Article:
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Feel Your Customer’s Pain & Sell Lots More

Furniture World Magazine
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Article Summary: Learn to deliver the four “magic” sentences that will relieve your customer’s pain and you will sell more home furnishings... lots more.

View all articles by Larry Mullins


Learn to deliver the four magic sentences that will relieve your customer's pain and you will sell more furniture.

It’s difficult to feel someone else’s pain. We all have our own pain. And, if you are a furniture entrepreneur, you have plenty of pain of your own. Being an independent furniture dealer has always been difficult. In recent years, conditions have been close to lethal. Many stores have disappeared. Even if you are a franchise for a big chain, you have felt the squeeze.

Retail furniture people amaze me. Especially the CEOs. They are required to be brilliant merchants, buyers, display experts, managers, psychologists, charming customer service experts, salespersons, master motivators, advertising and marketing experts, and on and on. Continual advancements in technology seem impossible to keep up with. And a new kid on the block is the IT expert. If you are small, it is usually a young person who makes and hosts your website and can be a challenge to work with. If you are a franchise, and you have an IT department to deal with, it can be even worse. They are so busy putting out fires that they are not able to pay attention to any request for creative ideas you might have for effective web marketing.

How are you going to take time out to feel a customer’s pain?

So, you keep promoting as you always have. And, let’s face it, your ads and flyers look like everyone else’s. You don’t stand out. If you believe that fewer and fewer people are getting your marketing messages, you are correct. We live in an attention-deficit world. People are tired of being “targets” and “things” and they are tired of the hype. They are simply tuning out intrusive media. Advertising as we know it is rapidly dying. And the furniture industry seems to be the last to know that traffic must be generated by completely new media choices, mixes and methods.

And herein lies the great opportunity for the independent, because “corporate think” cripples the big box chains. With very little expense you can immediately begin multiplying the effectiveness of your marketing. While competitors are shivering in their boots and big chains remain puzzled, you can surge ahead and grab lots more market share, and never look back.

This is not a theory, it is established, tested fact. And by the time you finish reading this series of articles, you will know exactly how to do it. Learning to feel and understand your prospective customer’s pain can transform you from a stranger hawking furniture to the trusted home furnishings maven in your market area. And your brand will be increasingly successful at seizing attention and getting noticed; because you will be saying and doing something more interesting and content rich than everyone else. You will discover and dominate a “Blue Ocean” niche in home furnishings and convert your store into an ultimate selling machine.

While the above may also sound like hype, it is not. However, what I propose will not be easy. Most furniture people are on a treadmill of going from one promotion to the next. They are tacticians who don’t have time, and will never have time, to plan a grand strategy. So they may read an article like this and then rush off and jump back on the treadmill of promotion. It doesn’t have to be that way. If you will take one hour a day to work on becoming a master strategist, (as I recommended in the recent Furniture World series, “Build a Home Furnishings Sales Machine”), this is what will happen: In one year you will have completed over nine forty-hour weeks solely devoted to a broad vision and strategy for your store. This will lift you to a level of effectiveness unmatched by your competition. You will stand out because only one entrepreneur in one hundred will do this. Isn’t this worth an hour a day?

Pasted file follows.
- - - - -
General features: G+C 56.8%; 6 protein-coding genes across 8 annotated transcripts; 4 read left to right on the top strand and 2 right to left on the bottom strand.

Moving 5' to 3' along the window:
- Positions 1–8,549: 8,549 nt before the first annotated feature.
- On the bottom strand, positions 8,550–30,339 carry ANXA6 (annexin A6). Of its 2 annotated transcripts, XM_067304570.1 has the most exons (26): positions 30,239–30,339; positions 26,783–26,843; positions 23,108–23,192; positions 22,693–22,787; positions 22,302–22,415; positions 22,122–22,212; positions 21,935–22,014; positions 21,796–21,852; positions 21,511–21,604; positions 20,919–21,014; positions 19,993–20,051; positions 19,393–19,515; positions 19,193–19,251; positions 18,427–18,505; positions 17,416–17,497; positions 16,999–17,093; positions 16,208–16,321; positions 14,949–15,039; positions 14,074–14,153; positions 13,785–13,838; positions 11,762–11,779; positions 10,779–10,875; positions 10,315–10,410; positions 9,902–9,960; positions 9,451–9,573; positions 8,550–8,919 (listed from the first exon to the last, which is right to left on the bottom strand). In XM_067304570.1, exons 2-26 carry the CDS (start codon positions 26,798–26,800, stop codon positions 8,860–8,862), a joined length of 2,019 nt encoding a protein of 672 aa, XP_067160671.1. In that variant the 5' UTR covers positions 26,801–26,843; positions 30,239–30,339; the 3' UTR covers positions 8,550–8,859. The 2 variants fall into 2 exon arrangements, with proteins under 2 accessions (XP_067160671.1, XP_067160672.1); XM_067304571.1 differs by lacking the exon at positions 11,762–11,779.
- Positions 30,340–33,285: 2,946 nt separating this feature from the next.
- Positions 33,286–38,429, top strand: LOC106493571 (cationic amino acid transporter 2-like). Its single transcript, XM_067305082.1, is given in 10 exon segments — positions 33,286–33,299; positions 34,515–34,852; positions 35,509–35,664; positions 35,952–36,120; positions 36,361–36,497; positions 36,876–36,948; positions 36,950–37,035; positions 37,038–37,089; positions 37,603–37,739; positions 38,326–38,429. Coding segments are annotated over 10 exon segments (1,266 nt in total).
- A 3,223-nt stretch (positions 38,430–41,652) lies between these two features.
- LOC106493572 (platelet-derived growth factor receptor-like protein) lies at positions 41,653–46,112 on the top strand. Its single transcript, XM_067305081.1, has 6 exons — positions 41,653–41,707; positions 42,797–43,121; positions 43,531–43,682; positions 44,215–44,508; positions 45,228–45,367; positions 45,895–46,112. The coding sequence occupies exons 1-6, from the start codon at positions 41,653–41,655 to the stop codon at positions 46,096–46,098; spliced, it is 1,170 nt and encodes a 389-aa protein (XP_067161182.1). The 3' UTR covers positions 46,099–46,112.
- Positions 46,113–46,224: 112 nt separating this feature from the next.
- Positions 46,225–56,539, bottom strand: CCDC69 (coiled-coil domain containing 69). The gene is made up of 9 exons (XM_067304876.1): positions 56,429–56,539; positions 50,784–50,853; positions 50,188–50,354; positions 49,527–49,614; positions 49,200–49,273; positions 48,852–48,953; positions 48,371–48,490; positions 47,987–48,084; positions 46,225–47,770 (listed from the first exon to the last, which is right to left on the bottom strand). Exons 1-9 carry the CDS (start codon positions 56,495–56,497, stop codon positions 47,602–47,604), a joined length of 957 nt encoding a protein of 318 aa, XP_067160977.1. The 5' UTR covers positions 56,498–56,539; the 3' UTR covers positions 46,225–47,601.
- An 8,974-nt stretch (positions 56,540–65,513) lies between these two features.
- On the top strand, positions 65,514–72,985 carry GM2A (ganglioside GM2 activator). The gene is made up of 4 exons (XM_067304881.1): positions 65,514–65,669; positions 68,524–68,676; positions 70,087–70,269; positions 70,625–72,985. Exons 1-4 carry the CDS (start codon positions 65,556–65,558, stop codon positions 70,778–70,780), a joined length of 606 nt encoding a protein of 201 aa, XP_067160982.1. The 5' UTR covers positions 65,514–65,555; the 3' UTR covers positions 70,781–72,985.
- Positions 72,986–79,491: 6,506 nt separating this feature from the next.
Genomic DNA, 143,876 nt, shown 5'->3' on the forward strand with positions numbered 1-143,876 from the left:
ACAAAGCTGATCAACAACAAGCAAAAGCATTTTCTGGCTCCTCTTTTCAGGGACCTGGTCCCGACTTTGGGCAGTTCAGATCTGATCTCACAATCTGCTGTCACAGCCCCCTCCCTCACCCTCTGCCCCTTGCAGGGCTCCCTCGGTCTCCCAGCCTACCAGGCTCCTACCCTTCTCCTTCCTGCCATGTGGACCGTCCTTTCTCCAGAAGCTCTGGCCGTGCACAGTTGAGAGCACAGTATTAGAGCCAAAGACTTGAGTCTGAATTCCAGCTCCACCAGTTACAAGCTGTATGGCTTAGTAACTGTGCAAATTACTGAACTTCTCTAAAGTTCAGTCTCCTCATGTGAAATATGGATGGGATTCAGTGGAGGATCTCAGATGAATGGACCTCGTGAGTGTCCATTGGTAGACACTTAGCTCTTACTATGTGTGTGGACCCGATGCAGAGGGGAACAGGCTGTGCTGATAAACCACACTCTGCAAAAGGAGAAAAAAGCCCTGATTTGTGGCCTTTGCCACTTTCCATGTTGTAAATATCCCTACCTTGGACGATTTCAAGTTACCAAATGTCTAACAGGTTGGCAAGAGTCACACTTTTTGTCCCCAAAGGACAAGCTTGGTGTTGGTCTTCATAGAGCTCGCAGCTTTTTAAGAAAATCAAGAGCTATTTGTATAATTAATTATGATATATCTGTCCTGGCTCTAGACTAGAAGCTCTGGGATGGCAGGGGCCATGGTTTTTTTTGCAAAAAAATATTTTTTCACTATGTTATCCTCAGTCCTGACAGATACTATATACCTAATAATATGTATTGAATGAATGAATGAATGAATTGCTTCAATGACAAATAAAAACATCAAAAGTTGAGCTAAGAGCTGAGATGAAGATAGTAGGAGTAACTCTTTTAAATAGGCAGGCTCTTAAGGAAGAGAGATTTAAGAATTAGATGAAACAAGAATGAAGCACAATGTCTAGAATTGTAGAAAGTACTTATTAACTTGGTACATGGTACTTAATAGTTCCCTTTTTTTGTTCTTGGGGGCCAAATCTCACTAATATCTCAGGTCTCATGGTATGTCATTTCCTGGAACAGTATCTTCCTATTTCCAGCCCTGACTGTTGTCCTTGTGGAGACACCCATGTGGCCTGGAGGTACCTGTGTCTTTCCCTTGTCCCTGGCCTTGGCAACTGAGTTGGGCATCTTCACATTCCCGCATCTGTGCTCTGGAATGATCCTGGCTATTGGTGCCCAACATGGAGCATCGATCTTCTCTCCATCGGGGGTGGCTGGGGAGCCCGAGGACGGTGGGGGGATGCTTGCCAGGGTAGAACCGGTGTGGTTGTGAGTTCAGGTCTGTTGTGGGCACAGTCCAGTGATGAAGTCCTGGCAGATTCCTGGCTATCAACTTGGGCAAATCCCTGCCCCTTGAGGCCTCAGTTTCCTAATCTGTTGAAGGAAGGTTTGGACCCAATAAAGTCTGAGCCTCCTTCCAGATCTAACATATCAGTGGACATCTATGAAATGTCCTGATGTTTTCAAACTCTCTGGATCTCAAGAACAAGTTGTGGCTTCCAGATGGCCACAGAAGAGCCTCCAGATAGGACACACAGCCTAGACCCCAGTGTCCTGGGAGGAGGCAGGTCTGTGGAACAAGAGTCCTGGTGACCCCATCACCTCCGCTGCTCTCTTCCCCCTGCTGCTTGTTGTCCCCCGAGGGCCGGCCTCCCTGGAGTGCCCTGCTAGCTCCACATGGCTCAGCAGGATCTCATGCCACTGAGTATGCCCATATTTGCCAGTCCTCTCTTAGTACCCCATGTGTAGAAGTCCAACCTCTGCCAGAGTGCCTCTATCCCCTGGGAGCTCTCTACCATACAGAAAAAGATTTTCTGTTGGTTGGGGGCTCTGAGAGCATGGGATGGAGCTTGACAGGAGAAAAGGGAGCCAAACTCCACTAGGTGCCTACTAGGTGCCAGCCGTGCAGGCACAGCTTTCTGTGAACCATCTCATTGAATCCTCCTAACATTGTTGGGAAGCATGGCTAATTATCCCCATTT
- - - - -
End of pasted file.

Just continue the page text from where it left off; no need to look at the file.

NEW IDEAS COULD CHANGE EVERYTHING FOR YOU

About a year of research and testing went into this series of articles. If anyone should be concerned about the fact that traditional media is becoming less and less effective, it should be me. As a marketing consultant, it is my job to see the land mines ahead for the furniture industry. Believe me, the industry has never been more in need of some cautionary straight talk. Furniture advertising is the weakest it has ever been in my thirty-plus years of working in our industry. I will tell you why. There are five principle reasons why traditional media is less and less effective for home furnishings stores:

  • Home furnishings advertising is, generally, hastily prepared by technicians who have no concept of the Evidence-Based Advertising principles that make advertising cost-effective and productive, or by harassed CEOs who lack the time and knowledge to create effective local ads.
  • Home furnishings advertising is too often a sterile series of label headlines, price-item offers, and lacks personality. There is rarely, if ever, a credible USP (Unique Selling Proposition) that makes the store stand out from the crowd. The consumer’s question, “Why should I buy my home furnishings from you and not your competitor?” goes unanswered.
  • Home furnishings websites are usually created and maintained by technicians who have no understanding of the principles that make written messages compelling. These sites are cold, and lack a dazzling USP, snappy videos and easy to find and follow content that informs and enlightens information-hungry potential customers.
  • Most home furnishing stores grossly under-perform because the staff is not united in understanding the USP of the organization, nor its long-term mission, nor its short-term targeted goals. In addition, at least a dozen rich possibilities for potential plus-business are left unexplored.